Blockchain in Healthcare

Posted on February 8, 2018 I Written By

John Lynn is the Founder of the HealthcareScene.com blog network which currently consists of 10 blogs containing over 8000 articles with John having written over 4000 of the articles himself. These EMR and Healthcare IT related articles have been viewed over 16 million times. John also manages Healthcare IT Central and Healthcare IT Today, the leading career Health IT job board and blog. John is co-founder of InfluentialNetworks.com and Physia.com. John is highly involved in social media, and in addition to his blogs can also be found on Twitter: @techguy and @ehrandhit and LinkedIn.

I’m predicting that one of the hot topics at the HIMSS 2018 Annual conference in 3 weeks is going to be blockchain. I must admit that I’m a little torn on blockchain and what its impact will be on healthcare. I see the potential, but we still have a way to go with the technology. For example, it needs to find a way that it can scale.

Those specific issues aside I had two recent experiences that have me thinking more and more about blockchain and healthcare.

The first came from Jim Tate who shared “Death of the Middleman: Healthcare & Blockchain.” Jim is one of the bright, intelligent, pragmatic people I look to for insights into the industry. He’s got deep experience and understanding of the healthcare machine. So, it always causes me to wake up a little when he’s espousing something like he is with blockchain.

Jim’s comments are really fascinating as far as blockchain having the potential to be revolutionary while other things like 3D Printing, AI, and Cloud being evolutionary or as he calls them “The Next Big Thing.” We could have a discussion about whether these things are, have been, or will be revolutionary, but I agree with Jim Tate the blockchain has much more potential to be revolutionary. That’s exciting. As I dig into it more, I can see some little aha moments for how Blockchain’s distributed nature can change a lot of things. That’s really exciting even though we’re still in the early days. It’s close to when people saw Netscape for the first time. You could see the potential, but there’s still a lot of things that need to be built out and problems to solve.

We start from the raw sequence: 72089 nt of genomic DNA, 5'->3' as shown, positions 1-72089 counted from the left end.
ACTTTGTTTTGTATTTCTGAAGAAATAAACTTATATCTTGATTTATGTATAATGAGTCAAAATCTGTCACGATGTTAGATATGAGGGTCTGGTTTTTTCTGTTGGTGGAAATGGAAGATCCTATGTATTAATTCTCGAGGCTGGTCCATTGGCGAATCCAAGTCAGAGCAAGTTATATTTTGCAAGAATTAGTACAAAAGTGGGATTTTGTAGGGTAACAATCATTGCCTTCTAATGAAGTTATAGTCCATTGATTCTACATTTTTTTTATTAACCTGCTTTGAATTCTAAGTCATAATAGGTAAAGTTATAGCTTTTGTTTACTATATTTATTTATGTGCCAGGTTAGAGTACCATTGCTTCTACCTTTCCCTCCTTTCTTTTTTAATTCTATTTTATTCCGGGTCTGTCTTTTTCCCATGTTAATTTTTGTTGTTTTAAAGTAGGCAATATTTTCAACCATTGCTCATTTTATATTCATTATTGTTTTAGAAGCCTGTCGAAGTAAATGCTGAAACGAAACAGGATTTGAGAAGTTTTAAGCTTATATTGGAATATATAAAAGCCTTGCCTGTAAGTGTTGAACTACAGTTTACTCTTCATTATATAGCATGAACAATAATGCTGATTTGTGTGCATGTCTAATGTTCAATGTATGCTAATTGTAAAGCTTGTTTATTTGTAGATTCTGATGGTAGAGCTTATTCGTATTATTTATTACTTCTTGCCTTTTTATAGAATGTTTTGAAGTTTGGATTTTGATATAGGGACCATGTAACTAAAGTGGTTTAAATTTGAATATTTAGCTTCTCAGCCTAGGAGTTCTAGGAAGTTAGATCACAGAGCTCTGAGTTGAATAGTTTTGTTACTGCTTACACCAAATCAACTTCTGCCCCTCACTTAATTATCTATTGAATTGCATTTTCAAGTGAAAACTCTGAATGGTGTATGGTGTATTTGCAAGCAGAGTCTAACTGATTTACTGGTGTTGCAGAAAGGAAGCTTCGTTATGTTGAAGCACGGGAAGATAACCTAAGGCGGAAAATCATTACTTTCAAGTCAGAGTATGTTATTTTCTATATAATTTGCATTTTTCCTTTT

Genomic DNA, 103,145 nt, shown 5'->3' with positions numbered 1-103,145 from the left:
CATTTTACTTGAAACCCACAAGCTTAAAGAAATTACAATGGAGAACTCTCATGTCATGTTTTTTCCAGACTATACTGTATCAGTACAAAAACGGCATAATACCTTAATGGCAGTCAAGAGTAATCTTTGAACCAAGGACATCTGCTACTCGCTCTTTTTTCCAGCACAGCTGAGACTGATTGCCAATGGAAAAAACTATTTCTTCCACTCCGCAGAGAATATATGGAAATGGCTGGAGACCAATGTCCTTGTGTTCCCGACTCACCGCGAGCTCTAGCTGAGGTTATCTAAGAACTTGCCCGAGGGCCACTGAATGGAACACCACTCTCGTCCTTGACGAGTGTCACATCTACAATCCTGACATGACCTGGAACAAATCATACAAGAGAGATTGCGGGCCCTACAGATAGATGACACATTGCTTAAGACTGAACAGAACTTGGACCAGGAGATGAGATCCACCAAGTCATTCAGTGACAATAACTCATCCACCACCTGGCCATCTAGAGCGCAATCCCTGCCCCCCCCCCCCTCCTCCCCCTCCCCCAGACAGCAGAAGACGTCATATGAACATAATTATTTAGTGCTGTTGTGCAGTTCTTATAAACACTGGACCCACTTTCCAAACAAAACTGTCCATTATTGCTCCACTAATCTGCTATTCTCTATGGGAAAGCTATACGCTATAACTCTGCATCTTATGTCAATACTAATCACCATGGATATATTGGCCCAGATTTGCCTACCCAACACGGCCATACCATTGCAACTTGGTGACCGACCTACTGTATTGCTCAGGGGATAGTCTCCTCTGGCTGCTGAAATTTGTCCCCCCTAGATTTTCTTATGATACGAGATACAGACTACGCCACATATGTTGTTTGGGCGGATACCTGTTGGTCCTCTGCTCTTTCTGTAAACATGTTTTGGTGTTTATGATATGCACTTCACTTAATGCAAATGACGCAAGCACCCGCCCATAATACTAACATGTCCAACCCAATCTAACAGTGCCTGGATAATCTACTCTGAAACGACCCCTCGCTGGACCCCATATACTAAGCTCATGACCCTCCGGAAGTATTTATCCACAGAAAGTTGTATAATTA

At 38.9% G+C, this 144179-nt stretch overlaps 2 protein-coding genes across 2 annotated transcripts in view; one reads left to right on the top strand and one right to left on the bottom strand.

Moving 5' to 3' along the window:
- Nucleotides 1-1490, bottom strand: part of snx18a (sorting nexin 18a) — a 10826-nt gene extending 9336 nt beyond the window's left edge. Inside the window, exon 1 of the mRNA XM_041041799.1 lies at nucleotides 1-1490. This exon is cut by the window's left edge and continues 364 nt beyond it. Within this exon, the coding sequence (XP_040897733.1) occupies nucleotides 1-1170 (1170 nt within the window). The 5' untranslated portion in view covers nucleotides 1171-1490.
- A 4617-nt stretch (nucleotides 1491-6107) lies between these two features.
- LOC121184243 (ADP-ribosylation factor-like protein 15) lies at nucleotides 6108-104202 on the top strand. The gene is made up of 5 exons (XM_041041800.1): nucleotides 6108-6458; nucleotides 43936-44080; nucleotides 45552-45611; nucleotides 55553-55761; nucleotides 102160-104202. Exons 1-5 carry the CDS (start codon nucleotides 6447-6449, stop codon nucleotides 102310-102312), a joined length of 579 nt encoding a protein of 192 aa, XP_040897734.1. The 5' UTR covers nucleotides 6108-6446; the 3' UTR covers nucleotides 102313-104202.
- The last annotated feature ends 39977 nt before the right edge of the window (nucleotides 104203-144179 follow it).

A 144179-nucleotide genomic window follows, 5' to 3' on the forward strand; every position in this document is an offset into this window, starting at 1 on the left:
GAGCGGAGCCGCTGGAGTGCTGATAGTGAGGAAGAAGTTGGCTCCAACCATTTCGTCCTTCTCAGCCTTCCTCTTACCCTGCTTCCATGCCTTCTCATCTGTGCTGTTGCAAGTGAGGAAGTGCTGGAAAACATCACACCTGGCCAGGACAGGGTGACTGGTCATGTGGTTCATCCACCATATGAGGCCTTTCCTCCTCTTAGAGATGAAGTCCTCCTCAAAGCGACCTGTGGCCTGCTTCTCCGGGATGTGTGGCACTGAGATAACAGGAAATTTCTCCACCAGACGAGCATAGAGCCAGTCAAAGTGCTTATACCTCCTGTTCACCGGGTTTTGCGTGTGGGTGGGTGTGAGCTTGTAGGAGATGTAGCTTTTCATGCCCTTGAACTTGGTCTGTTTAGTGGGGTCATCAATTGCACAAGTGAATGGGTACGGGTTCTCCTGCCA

The other experience I had recently was having lunch with a friend who has dove head first into blockchain ICO (Initial Coin Offering) consulting. Without going into all the details and discussion of ICOs, it was crazy to hear him talk about all the companies that are willing to gain his consulting wisdom and influence (he has a few hundred thousand followers on Twitter) in return for what he called funny money and they’d call coins. On paper, those coins can be worth a lot, but it depends on a lot of things. They could also end up being worth nothing. That’s what makes it all so scary and crazy. I live in Vegas and this feels much crazier than any gamble on the strip. At least on the strip there are clear odds for how much you’re going to lose. With ICOs and other blockchain efforts, it’s anyone’s guess.

The message I got is that we’re entering a different world that’s going to be hard to understand and comprehend if you don’t really dig into it. Could it lead to a blockchain bubble pop similar to what happened with the internet and the dotcom bubble pop? Absolutely. Some are already saying it’s happening now as bitcoin and other cryptocurrencies have dropped dramatically in value. While it bears watching, I think the blockchain bubble (which I should note is different than bitcoin or even cryptocurrency) is just starting to grow. I don’t think we’re close to it blowing up.

While this wild speculation is scary for me to consider, this type of wild investment and speculation could be a great thing and some might argue is a necessary part of blockchain maturing. All the crazy investment will hopefully sift the wheat from the tares and better help us understand what’s good and what’s bad with blockchain. It’s a necessary part of its maturation.

What does this mean for healthcare? I’m not sure. I’m still watching and trying to learn as we go like everyone else. On the one hand, it’s exciting but there’s plenty to be feared. I’d love to hear your thoughts on blockchain and healthcare. Will it have an impact for good, bad, or other? Let us hear your thoughts in the comments.